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Anslow, Florence / Practical millinery

Chapter XVI: Infants' and children's millinery,   pp. 184-209 PDF (5.0 MB)

Page 184

 N    considering infants' and children's millinery there are 
    three main points to be remembered, viz.- 
    COMFORT-which depends upon lightness of weight, com- 
fortable fit, position of strings or strap, hygienic qualities of 
material, softness of finish; 
   BEA UTY-which depends upon simplicity of style, simplicity 
of material, clearness of colour, good fit and finish, suitable width 
and quality of strings; 
   EASE IN LA UNDERING-which depends upon the materials 
chosen, and the facility with which hats, bonnets and caps can be 
ironed; suitable materials such as linen, cotton, silk, and fine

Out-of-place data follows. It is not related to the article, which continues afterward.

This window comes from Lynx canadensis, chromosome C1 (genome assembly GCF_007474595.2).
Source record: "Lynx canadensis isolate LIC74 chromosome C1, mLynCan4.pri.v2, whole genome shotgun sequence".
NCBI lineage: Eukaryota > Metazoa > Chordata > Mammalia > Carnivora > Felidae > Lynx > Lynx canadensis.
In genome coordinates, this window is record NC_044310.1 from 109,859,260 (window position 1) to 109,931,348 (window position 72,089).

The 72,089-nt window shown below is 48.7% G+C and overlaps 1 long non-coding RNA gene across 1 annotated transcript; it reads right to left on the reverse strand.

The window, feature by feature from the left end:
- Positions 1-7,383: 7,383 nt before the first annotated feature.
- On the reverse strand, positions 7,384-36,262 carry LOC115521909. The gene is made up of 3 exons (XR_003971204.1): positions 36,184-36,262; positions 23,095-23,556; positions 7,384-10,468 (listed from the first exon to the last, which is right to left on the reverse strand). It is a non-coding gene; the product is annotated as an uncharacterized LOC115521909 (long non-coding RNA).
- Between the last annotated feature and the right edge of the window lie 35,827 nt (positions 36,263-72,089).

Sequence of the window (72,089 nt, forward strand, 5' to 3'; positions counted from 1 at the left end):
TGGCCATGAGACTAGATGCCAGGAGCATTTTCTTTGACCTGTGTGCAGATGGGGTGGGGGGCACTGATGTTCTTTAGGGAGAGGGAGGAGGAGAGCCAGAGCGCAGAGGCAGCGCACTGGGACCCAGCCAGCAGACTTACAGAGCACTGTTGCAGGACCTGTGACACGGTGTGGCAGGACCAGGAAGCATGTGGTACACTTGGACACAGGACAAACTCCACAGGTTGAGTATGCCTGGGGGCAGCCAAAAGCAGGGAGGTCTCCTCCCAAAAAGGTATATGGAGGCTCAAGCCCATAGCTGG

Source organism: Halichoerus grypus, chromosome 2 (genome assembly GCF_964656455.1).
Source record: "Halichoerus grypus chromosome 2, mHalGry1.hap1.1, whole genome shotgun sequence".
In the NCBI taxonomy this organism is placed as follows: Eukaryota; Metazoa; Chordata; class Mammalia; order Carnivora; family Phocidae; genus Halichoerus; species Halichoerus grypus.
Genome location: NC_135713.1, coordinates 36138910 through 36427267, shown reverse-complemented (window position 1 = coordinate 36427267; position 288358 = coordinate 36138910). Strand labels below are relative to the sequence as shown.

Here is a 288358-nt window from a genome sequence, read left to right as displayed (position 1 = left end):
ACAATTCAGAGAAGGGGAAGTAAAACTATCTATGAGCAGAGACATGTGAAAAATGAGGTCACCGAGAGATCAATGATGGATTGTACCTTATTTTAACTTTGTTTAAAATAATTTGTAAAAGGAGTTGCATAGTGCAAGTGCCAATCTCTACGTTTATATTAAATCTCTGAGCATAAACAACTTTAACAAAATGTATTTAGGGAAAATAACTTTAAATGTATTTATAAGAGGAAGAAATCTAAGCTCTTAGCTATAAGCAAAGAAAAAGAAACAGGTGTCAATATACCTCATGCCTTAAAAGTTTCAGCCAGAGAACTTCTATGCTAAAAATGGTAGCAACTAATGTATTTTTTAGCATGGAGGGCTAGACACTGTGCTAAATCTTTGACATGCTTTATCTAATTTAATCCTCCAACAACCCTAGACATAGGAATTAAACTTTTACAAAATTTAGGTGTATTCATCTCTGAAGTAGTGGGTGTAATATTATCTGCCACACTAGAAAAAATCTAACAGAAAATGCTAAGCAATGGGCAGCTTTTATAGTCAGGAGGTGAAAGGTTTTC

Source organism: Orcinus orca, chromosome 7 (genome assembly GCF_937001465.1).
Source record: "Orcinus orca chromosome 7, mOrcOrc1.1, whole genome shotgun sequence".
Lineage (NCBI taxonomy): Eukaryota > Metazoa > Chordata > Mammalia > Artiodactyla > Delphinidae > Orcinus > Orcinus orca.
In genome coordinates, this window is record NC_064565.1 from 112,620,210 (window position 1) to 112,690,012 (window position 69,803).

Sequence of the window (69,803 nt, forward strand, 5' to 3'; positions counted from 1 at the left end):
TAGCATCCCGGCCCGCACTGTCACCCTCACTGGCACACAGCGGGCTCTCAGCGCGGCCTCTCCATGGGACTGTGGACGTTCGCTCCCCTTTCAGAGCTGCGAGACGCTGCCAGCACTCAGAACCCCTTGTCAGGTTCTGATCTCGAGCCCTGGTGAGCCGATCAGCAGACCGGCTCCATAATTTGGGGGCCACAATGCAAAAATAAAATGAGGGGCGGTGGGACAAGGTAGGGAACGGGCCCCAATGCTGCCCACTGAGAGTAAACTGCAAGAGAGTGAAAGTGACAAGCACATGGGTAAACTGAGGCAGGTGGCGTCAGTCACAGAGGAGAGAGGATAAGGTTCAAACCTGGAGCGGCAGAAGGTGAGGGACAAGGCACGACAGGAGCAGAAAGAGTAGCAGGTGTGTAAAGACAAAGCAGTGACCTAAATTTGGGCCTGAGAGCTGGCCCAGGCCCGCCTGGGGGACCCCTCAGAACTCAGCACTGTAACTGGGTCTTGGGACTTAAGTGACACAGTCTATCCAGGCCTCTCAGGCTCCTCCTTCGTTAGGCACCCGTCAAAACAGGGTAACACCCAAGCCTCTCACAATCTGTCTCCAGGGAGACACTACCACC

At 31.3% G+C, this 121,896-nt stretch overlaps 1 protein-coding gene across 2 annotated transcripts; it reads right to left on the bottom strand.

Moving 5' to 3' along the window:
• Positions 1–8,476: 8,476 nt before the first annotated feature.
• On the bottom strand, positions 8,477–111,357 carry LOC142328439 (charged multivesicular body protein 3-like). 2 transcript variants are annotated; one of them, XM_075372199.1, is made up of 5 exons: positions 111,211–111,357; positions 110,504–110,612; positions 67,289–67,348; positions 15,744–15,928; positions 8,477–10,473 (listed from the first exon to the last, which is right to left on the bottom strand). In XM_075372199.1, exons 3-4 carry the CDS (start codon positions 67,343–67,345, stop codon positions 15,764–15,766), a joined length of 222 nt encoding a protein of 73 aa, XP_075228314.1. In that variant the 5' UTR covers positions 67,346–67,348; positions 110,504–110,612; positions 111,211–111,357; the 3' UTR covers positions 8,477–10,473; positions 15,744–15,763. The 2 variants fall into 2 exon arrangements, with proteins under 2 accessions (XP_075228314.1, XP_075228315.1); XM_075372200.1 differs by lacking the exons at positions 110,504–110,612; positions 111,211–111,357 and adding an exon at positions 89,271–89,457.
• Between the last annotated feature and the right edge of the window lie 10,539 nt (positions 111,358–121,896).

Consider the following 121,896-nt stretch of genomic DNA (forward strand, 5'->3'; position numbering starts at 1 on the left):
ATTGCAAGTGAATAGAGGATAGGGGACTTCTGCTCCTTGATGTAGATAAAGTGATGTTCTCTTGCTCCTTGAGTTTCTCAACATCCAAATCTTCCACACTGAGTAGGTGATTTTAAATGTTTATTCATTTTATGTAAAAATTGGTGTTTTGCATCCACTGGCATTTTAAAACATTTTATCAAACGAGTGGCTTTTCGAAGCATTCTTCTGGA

woollen goods ; draw-strings that flatten for the ironing process; 
detachable crowns and trimmings. 
   This ideal head-covering should be as light in weight as pos- 
sible, yet warm enough for the season, but never padded or 
weighted sufficiently to cause perspiration. It should just fit 
the head comfortably, being neither too tight nor too slack in 
measurement. Friction should be avoided by seeing that all 
materials are softly finished and no hard knots or seams are 
allowed. Strings should be carefully adjusted either by sewing, 
or by buttons and loops, or by clips or hooks set in the exact 
place for holding hat or bonnet comfortably on the head. 
   Rather soft washable silk or muslin ribbons are the best to 
choose for the small folks ; wide strings are always out of place 
beneath little fat chins. 
   For baby's wear choose white or simple clear colours, such as 
pink, cream, or blue; these are the most suitable for a delicate 
complexion. Soft cosy finishings of lace, swansdown, etc., and 
dainty hand-worked stitchery are all in good taste for children's 

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